Geoffrey Anketell Studdert Kennedy
Biography of Geoffrey Anketell Studdert Kennedy
Geoffrey Anketell Studdert Kennedy, MC (June 27, 1883 - March 8, 1929), was an Anglican priest and poet. He was nicknamed 'Woodbine Willie' during World War I for giving Woodbine cigarettes along with spiritual aid to injured and dying soldiers.
Born in Leeds in 1883, Kennedy was the seventh of nine children born to Jeanette Anketell and William Studdert Kennedy, a vicar in Leeds. He was educated at Leeds Grammar School and Trinity College, Dublin, where he gained a degree in classics and divinity in 1904.
After a year's training, he became a curate in Rugby and then, in 1914, the vicar of St. Pauls, Worcester. On the outbreak of war, Kennedy volunteered as a chaplain to the armed forces on the Western Front, where he gained the nickname 'Woodbine Willie'. In 1917, he won the Military Cross at Messines Ridge after running into no man's land to help the wounded during an attack on the German frontline. He wrote a number of poems about his experiences, and these appeared in the books Rough Rhymes of a Padre (1918), and More Rough Rhymes (1919).
After the war, Kennedy was given charge of St. Edmund King and Martyr in Lombard Street, London. Having been converted to Christian socialism and pacifism during the war, he wrote Lies (1919), Democracy and the Dog-Collar (1921) (featuring such chapters as "The Church Is Not a Movement but a Mob," "Capitalism is Nothing But Greed, Grab, and Profit-Mongering," and "So-Called Religious Education Worse than Useless"), Food for the Fed Up (1921), The Wicket Gate (1923), and The Word and the Work (1925). He moved to work for the Industrial Christian Fellowship, for whom he went on speaking tours of Britain. It was on one of these tours that he was taken ill, and died in Liverpool.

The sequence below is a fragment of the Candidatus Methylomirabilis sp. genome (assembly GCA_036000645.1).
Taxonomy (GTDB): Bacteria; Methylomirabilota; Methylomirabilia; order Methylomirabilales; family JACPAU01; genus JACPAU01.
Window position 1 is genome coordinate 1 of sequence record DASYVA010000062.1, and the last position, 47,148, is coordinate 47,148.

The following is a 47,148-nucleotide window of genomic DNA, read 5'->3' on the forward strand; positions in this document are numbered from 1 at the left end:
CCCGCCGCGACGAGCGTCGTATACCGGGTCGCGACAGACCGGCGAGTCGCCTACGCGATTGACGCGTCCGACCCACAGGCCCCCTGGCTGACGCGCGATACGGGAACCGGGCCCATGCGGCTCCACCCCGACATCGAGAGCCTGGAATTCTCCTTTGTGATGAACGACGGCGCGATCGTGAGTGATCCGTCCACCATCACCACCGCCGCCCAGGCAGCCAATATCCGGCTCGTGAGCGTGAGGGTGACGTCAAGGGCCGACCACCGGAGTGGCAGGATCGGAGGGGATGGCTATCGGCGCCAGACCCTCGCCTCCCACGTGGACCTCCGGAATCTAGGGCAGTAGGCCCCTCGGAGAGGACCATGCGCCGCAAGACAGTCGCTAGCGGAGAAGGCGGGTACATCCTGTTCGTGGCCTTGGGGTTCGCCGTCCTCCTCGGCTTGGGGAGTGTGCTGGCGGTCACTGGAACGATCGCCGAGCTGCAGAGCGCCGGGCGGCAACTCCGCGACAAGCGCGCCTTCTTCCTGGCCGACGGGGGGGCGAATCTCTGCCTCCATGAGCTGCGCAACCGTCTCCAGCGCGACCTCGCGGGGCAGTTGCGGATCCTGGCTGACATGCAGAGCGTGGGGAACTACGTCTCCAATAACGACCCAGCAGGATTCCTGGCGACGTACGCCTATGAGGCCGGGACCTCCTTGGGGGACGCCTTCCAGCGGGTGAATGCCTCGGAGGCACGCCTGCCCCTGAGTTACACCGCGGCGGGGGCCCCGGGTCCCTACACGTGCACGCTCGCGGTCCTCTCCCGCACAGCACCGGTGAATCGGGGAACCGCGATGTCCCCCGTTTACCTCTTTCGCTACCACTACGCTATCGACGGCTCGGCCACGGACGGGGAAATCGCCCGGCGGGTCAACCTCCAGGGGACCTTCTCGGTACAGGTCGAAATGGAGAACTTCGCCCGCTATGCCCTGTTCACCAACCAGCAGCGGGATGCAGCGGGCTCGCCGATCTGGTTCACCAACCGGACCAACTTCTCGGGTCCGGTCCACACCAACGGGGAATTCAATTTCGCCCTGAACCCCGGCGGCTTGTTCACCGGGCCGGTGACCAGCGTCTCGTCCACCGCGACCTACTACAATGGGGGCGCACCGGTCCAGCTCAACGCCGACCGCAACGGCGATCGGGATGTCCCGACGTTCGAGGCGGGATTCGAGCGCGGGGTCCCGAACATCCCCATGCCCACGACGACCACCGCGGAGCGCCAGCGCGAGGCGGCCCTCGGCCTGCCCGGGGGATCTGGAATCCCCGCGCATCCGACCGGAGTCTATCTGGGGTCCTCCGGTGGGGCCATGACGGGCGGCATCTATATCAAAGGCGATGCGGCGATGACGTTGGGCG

He is mentioned in the Divine Comedy song "Absent Friends": "Woodbine Willie couldn't sleep until he'd/given every bloke a final smoke/before the killing."
Kennedy is honored with a feast day on the liturgical calendar of the Episcopal Church (USA) on March 8.
Geoffrey Anketell Studdert Kennedy's Works:
* The Unutterable Beauty Diggory Press
Geoffrey Anketell Studdert Kennedy Poems
Our Padre were a solemn bloke, We called 'im dismal Jim. It fairly gave ye t' bloomin' creeps, To sit and 'ark at 'im,
They gave me this name like their nature, Compacted of laughter and tears, A sweet that was born of the bitter,
There's a Jerry over there, Sarge ! Can't you see 'is big square 'ead ? If 'e bobs it up again there,
There was rapture of spring in the morning When we told our love in the wood, For you were the spring in my heart, dear lad.
What's The Use Of A Cross To 'Im?
Parson says I'm to make 'im a cross To set up over his grave, 'E's buried there by the Moated Grange, And I 'ad a damn close shave,
What's the Good?
Well, I've done my bit o' scrappin', And I've done in quite a lot; Nicked 'em neatly wiv my bayonet, So I needn't waste a shot.
My brethren, the ways of God No man can understand, We can but wait in awe and watch The wonders of His hand.
To Stretcher Bearers
Easy does it — bit o' trench 'ere, Mind that blinkin' bit o' wire, There's a shell 'ole on your left there, Lift 'im up a little 'igher.
There's a soul in the Eternal, Standing stiff before the King. There's a little English maiden Sorrowing.
I Know Not Where They Have Laid Him
I wouldn't mind if I only knowed The spot where they'd laid my lad; If I could see where they'd buried 'im,
When there ain't no gal to kiss you, And the postman seems to miss you, And the fags have skipped an issue, Carry on.
Solomon In All His Glory
Still I see them coming, coming, In their ragged broken line, Walking wounded in the sunlight, Clothed in majesty divine.
Non Angli Sed Angeli
' not Angles merely but of angel stock, These boys blue-eyed and shining from the sea,
Right as ninepence, thank ye kindly, There are umpty worse than me, I'd be fit to fight tomorrer If my bloomin' eyes could see.
There was rapture of spring in the morning
When we told our love in the wood,
For you were the spring in my heart, dear lad.
And I vowed that my life was good.
But there's winter of war in the evening,
And lowering clouds overhead,
There's wailing of wind in the chimney nook,
And I vow that my life lies dead.
For the sun may shine on the meadow lands